Amid the focus in the last few days on Greece, I was reading an interesting New Yorker profile of Matteo Renzi, the Prime Minister of Italy It is a very upbeat piece, so upbeat that the authors seemed not to have bothered to look at just how badly Italy has been doing.
From the IMF WEO database, I extracted the data on growth in real per capita GDP from 1998 (just prior to the 1 January 1999 start of the euro) to 2014. Not all the countries have been in the euro for the whole period, and there is no data for 1998 for Malta.
The results were mostly unsurprising. The four countries formerly in the communist bloc have done best of all over that period, followed by Ireland. But at the other end of the chart, I was surprised. Greece has a 27 per cent unemployment rate, and has had one of the deepest declines in GDP in any advanced country in modern times. And yet over the sixteen years taken together, Italy has done slightly worse than Greece. It wouldn’t have surprised me if this had been a measure of real GDP per hour worked – Greek labour productivity has held up reasonably well through the recession – but this is GDP per capita.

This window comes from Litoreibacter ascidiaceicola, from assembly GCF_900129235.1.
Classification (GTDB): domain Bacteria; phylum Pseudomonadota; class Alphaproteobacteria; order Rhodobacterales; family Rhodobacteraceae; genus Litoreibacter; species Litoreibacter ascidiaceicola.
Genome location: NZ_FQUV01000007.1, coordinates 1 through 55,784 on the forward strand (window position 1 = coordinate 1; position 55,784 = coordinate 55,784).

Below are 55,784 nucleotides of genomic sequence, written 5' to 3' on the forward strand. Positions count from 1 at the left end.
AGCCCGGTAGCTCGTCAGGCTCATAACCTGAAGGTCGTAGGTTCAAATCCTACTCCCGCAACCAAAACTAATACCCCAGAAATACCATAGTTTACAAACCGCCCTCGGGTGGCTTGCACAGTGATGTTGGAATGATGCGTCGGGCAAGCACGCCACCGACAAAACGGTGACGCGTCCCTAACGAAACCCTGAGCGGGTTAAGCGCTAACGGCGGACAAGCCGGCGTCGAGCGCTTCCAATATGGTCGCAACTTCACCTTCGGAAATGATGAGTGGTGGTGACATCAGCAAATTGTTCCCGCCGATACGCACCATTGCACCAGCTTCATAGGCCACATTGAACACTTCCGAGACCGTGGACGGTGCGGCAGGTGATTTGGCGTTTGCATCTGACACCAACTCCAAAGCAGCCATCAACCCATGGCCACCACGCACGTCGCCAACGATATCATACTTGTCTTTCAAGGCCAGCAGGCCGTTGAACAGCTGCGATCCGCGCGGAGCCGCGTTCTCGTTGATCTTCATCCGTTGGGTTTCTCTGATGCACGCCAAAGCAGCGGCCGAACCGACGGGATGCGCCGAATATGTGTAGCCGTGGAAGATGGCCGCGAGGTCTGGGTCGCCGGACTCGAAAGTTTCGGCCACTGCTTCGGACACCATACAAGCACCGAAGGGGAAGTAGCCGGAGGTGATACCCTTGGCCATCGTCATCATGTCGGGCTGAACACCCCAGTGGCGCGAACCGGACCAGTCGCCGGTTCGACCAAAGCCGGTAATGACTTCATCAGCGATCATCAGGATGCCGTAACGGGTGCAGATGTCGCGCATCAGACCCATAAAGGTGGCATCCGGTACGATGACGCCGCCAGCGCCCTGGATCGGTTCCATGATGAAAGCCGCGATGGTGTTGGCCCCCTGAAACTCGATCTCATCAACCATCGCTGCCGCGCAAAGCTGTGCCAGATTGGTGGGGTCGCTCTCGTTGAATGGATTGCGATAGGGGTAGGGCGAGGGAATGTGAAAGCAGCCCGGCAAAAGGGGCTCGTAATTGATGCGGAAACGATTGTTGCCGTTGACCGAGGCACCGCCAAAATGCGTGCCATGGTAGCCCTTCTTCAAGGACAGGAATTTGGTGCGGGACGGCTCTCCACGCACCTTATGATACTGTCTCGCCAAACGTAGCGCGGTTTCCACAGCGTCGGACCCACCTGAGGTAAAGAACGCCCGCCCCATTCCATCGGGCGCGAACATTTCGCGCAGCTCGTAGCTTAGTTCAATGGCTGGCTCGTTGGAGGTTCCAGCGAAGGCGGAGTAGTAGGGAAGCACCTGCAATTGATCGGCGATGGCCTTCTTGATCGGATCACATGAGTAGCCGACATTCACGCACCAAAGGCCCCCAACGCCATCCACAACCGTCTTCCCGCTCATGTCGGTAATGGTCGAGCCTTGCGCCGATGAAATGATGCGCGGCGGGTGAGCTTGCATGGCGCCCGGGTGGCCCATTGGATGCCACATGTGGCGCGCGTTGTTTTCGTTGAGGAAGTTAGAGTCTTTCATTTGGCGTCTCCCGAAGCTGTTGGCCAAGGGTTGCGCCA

Italy has had a less rocky ride than Greece: even now its unemployment rate is “only” 12.4 per cent. But it is not as if the economy is now rebounding either. In the last eight quarters, cumulative real GDP growth has been zero. No wonder people think that Italy might be the next link in the chain to break, if and when Greece leaves the euro.
Out of interest, here is how the euro area countries have done since 2007, just prior to the recession and initial crisis of 2008/09.